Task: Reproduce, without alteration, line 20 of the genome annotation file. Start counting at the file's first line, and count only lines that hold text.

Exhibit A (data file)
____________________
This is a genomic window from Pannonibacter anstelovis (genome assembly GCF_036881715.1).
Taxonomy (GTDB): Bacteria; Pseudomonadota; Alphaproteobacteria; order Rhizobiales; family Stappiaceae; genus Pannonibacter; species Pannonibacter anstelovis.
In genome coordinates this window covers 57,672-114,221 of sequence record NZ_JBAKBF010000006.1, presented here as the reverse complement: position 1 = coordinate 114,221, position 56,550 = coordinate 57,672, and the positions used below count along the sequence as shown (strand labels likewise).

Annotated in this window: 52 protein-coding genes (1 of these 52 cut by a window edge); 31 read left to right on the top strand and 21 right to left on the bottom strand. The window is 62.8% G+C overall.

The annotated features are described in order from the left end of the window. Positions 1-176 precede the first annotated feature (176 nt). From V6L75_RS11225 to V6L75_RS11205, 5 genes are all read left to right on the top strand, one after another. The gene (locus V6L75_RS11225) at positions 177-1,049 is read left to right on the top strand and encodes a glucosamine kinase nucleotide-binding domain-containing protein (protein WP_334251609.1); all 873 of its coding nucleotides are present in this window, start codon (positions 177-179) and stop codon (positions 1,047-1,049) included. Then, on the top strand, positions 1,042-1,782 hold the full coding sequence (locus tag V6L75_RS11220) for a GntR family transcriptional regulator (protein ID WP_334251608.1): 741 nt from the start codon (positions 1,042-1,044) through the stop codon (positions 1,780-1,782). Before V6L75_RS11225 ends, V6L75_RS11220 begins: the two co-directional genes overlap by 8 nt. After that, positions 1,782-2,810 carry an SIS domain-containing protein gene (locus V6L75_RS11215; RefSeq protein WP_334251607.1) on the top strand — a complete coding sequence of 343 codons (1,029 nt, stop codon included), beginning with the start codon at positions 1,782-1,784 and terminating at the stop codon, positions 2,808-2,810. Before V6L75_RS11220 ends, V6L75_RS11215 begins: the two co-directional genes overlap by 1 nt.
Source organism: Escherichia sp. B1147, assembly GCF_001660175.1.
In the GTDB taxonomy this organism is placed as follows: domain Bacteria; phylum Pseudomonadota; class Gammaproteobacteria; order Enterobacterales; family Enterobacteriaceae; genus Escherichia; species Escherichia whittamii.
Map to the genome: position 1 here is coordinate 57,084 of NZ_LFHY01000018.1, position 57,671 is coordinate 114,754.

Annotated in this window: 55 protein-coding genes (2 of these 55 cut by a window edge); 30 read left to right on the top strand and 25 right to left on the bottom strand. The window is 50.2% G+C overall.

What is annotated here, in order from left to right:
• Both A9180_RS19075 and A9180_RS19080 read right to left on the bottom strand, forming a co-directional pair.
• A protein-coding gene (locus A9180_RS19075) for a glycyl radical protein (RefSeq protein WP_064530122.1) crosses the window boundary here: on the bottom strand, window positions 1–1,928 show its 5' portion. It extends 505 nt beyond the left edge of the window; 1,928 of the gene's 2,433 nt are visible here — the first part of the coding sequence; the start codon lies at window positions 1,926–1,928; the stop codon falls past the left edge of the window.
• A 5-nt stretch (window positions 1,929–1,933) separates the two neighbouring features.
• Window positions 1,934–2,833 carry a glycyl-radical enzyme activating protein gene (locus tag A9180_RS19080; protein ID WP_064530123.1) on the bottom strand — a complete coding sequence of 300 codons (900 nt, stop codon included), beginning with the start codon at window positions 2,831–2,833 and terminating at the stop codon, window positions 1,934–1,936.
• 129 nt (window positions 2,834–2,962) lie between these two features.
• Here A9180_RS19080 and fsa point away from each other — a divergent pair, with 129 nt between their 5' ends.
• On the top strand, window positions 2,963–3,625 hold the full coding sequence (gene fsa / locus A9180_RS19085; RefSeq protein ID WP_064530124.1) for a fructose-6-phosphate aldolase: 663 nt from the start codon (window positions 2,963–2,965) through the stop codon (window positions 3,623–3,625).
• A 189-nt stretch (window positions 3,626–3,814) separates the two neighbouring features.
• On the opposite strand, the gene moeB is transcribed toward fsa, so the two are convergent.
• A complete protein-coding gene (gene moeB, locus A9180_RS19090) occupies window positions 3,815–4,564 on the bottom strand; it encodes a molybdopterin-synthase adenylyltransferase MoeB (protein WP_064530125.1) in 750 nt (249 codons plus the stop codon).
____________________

• A complete protein-coding gene (gene moeB, locus A9180_RS19090) occupies window positions 3,815–4,564 on the bottom strand; it encodes a molybdopterin-synthase adenylyltransferase MoeB (protein WP_064530125.1) in 750 nt (249 codons plus the stop codon).